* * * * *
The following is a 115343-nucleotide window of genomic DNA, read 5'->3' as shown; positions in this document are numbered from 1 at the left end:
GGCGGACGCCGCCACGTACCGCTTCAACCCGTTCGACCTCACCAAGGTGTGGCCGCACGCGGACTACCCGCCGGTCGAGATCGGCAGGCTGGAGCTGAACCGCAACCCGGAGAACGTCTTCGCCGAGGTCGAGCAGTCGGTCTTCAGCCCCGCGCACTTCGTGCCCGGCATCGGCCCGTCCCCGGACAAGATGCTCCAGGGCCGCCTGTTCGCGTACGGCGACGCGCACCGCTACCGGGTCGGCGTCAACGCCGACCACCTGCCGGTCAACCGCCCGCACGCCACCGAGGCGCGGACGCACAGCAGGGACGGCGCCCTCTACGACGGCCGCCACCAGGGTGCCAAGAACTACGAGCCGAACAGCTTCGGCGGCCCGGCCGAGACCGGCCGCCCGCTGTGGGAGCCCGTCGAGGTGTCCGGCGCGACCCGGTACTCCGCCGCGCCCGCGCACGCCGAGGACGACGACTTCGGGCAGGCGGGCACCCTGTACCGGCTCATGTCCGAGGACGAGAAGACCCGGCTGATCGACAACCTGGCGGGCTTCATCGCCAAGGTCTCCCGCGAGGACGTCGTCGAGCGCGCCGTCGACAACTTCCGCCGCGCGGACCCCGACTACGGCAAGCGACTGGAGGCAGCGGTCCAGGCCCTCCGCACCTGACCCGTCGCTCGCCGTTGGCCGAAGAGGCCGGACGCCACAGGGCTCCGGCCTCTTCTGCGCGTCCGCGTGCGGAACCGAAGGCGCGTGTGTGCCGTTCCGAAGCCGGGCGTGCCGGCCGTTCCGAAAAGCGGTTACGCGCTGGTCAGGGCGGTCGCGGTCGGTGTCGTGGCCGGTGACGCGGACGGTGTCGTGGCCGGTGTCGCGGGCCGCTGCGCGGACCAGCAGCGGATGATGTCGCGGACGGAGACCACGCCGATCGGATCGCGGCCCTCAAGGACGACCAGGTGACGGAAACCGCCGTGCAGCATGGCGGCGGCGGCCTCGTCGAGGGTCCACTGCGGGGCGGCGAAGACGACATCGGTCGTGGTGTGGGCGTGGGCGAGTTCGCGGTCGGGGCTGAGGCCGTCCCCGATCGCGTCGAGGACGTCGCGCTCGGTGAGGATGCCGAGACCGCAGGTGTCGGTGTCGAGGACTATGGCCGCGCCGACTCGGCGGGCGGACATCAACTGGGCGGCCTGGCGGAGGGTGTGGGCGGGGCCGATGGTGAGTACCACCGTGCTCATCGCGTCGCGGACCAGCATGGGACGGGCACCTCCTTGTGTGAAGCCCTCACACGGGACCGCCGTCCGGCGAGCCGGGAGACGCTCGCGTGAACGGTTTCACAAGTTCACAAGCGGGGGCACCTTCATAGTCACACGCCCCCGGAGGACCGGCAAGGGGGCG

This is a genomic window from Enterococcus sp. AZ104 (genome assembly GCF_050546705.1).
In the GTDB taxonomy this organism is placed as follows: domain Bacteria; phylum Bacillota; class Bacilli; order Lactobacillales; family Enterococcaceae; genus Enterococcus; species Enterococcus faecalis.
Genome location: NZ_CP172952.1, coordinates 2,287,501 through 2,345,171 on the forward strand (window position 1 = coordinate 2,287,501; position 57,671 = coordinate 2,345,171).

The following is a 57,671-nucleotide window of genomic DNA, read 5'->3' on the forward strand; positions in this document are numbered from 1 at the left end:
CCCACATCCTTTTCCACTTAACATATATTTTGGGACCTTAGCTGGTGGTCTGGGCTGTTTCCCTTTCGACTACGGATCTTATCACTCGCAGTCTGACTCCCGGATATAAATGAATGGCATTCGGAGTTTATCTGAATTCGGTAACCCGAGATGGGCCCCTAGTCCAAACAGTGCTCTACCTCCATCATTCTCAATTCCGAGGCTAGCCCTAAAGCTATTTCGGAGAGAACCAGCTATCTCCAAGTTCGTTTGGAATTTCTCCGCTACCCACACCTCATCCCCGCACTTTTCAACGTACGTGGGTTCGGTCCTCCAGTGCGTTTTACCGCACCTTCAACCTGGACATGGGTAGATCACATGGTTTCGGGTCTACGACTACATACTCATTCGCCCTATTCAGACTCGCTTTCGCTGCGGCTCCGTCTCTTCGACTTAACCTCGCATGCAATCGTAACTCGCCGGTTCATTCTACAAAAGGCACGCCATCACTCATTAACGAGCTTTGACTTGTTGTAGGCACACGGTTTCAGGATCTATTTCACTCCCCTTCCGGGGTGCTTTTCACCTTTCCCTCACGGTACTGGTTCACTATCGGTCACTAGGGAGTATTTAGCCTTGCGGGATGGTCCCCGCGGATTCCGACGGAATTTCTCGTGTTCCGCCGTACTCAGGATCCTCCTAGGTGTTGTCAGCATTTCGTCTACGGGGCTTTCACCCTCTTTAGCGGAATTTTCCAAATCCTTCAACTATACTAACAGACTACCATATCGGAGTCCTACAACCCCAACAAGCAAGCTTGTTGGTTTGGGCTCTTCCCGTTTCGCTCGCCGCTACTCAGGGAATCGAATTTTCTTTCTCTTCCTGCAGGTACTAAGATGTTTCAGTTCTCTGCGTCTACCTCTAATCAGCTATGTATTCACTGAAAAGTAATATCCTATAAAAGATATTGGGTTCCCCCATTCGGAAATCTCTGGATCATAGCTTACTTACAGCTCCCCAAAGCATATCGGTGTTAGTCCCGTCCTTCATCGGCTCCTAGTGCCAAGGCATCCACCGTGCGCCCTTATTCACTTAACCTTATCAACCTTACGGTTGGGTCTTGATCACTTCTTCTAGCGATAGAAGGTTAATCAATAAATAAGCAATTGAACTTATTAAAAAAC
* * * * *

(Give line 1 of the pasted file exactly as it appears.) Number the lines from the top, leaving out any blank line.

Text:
The following is a 115343-nucleotide window of genomic DNA, read 5'->3' as shown; positions in this document are numbered from 1 at the left end: